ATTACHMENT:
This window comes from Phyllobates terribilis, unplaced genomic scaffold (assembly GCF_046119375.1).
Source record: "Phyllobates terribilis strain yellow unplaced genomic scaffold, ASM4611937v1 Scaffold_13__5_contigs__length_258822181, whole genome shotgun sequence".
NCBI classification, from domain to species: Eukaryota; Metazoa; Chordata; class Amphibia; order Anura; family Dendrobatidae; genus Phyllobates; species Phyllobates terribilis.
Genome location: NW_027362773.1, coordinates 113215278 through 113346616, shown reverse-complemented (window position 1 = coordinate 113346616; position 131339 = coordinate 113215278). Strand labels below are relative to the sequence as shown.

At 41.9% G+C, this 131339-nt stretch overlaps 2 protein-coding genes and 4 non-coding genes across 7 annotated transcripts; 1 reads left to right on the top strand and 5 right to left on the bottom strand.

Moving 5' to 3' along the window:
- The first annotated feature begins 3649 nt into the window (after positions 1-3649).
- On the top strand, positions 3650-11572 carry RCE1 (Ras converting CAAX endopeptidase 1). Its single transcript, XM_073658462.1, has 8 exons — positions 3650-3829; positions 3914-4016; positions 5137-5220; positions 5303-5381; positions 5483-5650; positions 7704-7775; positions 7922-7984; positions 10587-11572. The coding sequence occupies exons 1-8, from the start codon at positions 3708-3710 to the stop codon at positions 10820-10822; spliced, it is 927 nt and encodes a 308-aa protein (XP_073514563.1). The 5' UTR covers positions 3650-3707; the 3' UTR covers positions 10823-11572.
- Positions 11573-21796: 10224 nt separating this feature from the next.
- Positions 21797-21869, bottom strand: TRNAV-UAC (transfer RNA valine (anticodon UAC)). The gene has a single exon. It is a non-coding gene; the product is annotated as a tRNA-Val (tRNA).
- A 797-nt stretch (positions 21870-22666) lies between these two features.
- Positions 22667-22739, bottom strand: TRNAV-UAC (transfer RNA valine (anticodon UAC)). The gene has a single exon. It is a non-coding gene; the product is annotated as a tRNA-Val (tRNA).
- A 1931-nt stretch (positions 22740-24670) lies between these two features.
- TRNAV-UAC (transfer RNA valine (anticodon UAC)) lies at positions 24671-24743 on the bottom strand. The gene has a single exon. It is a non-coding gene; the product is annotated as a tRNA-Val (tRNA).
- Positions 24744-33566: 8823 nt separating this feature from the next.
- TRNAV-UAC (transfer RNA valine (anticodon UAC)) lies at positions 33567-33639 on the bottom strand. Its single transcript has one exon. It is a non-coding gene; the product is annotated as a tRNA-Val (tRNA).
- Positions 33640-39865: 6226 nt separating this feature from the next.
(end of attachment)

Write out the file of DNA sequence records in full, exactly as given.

This window comes from Phyllobates terribilis, unplaced genomic scaffold (assembly GCF_046119375.1).
Source record: "Phyllobates terribilis strain yellow unplaced genomic scaffold, ASM4611937v1 Scaffold_13__5_contigs__length_258822181, whole genome shotgun sequence".
NCBI classification, from domain to species: Eukaryota; Metazoa; Chordata; class Amphibia; order Anura; family Dendrobatidae; genus Phyllobates; species Phyllobates terribilis.
Genome location: NW_027362773.1, coordinates 113215278 through 113346616, shown reverse-complemented (window position 1 = coordinate 113346616; position 131339 = coordinate 113215278). Strand labels below are relative to the sequence as shown.

At 41.9% G+C, this 131339-nt stretch overlaps 2 protein-coding genes and 4 non-coding genes across 7 annotated transcripts; 1 reads left to right on the top strand and 5 right to left on the bottom strand.

Moving 5' to 3' along the window:
- The first annotated feature begins 3649 nt into the window (after positions 1-3649).
- On the top strand, positions 3650-11572 carry RCE1 (Ras converting CAAX endopeptidase 1). Its single transcript, XM_073658462.1, has 8 exons — positions 3650-3829; positions 3914-4016; positions 5137-5220; positions 5303-5381; positions 5483-5650; positions 7704-7775; positions 7922-7984; positions 10587-11572. The coding sequence occupies exons 1-8, from the start codon at positions 3708-3710 to the stop codon at positions 10820-10822; spliced, it is 927 nt and encodes a 308-aa protein (XP_073514563.1). The 5' UTR covers positions 3650-3707; the 3' UTR covers positions 10823-11572.
- Positions 11573-21796: 10224 nt separating this feature from the next.
- Positions 21797-21869, bottom strand: TRNAV-UAC (transfer RNA valine (anticodon UAC)). The gene has a single exon. It is a non-coding gene; the product is annotated as a tRNA-Val (tRNA).
- A 797-nt stretch (positions 21870-22666) lies between these two features.
- Positions 22667-22739, bottom strand: TRNAV-UAC (transfer RNA valine (anticodon UAC)). The gene has a single exon. It is a non-coding gene; the product is annotated as a tRNA-Val (tRNA).
- A 1931-nt stretch (positions 22740-24670) lies between these two features.
- TRNAV-UAC (transfer RNA valine (anticodon UAC)) lies at positions 24671-24743 on the bottom strand. The gene has a single exon. It is a non-coding gene; the product is annotated as a tRNA-Val (tRNA).
- Positions 24744-33566: 8823 nt separating this feature from the next.
- TRNAV-UAC (transfer RNA valine (anticodon UAC)) lies at positions 33567-33639 on the bottom strand. Its single transcript has one exon. It is a non-coding gene; the product is annotated as a tRNA-Val (tRNA).
- Positions 33640-39865: 6226 nt separating this feature from the next.